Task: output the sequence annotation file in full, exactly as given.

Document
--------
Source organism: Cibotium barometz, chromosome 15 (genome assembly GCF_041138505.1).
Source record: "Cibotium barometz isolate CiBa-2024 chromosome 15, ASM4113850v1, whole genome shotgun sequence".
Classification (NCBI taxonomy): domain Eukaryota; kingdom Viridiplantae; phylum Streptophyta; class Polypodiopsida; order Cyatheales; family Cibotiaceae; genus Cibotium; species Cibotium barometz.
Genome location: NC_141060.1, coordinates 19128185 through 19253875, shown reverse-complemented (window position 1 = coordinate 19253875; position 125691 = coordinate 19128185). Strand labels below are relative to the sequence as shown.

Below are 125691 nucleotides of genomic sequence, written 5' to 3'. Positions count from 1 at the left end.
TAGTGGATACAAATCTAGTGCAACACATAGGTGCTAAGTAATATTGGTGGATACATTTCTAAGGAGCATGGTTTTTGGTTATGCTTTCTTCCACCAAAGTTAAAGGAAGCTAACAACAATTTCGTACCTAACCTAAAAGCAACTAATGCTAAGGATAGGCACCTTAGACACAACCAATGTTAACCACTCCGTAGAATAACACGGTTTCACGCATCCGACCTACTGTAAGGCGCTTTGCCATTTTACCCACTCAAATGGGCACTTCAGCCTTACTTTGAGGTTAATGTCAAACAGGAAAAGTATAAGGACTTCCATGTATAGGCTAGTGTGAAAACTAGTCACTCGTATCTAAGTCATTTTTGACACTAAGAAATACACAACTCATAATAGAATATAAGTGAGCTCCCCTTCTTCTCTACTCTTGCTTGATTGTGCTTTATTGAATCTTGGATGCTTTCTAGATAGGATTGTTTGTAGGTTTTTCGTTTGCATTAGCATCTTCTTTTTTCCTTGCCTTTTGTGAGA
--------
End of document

Source organism: Cibotium barometz, chromosome 15 (genome assembly GCF_041138505.1).
Source record: "Cibotium barometz isolate CiBa-2024 chromosome 15, ASM4113850v1, whole genome shotgun sequence".
Classification (NCBI taxonomy): domain Eukaryota; kingdom Viridiplantae; phylum Streptophyta; class Polypodiopsida; order Cyatheales; family Cibotiaceae; genus Cibotium; species Cibotium barometz.
Genome location: NC_141060.1, coordinates 19128185 through 19253875, shown reverse-complemented (window position 1 = coordinate 19253875; position 125691 = coordinate 19128185). Strand labels below are relative to the sequence as shown.

Below are 125691 nucleotides of genomic sequence, written 5' to 3'. Positions count from 1 at the left end.
TAGTGGATACAAATCTAGTGCAACACATAGGTGCTAAGTAATATTGGTGGATACATTTCTAAGGAGCATGGTTTTTGGTTATGCTTTCTTCCACCAAAGTTAAAGGAAGCTAACAACAATTTCGTACCTAACCTAAAAGCAACTAATGCTAAGGATAGGCACCTTAGACACAACCAATGTTAACCACTCCGTAGAATAACACGGTTTCACGCATCCGACCTACTGTAAGGCGCTTTGCCATTTTACCCACTCAAATGGGCACTTCAGCCTTACTTTGAGGTTAATGTCAAACAGGAAAAGTATAAGGACTTCCATGTATAGGCTAGTGTGAAAACTAGTCACTCGTATCTAAGTCATTTTTGACACTAAGAAATACACAACTCATAATAGAATATAAGTGAGCTCCCCTTCTTCTCTACTCTTGCTTGATTGTGCTTTATTGAATCTTGGATGCTTTCTAGATAGGATTGTTTGTAGGTTTTTCGTTTGCATTAGCATCTTCTTTTTTCCTTGCCTTTTGTGAGA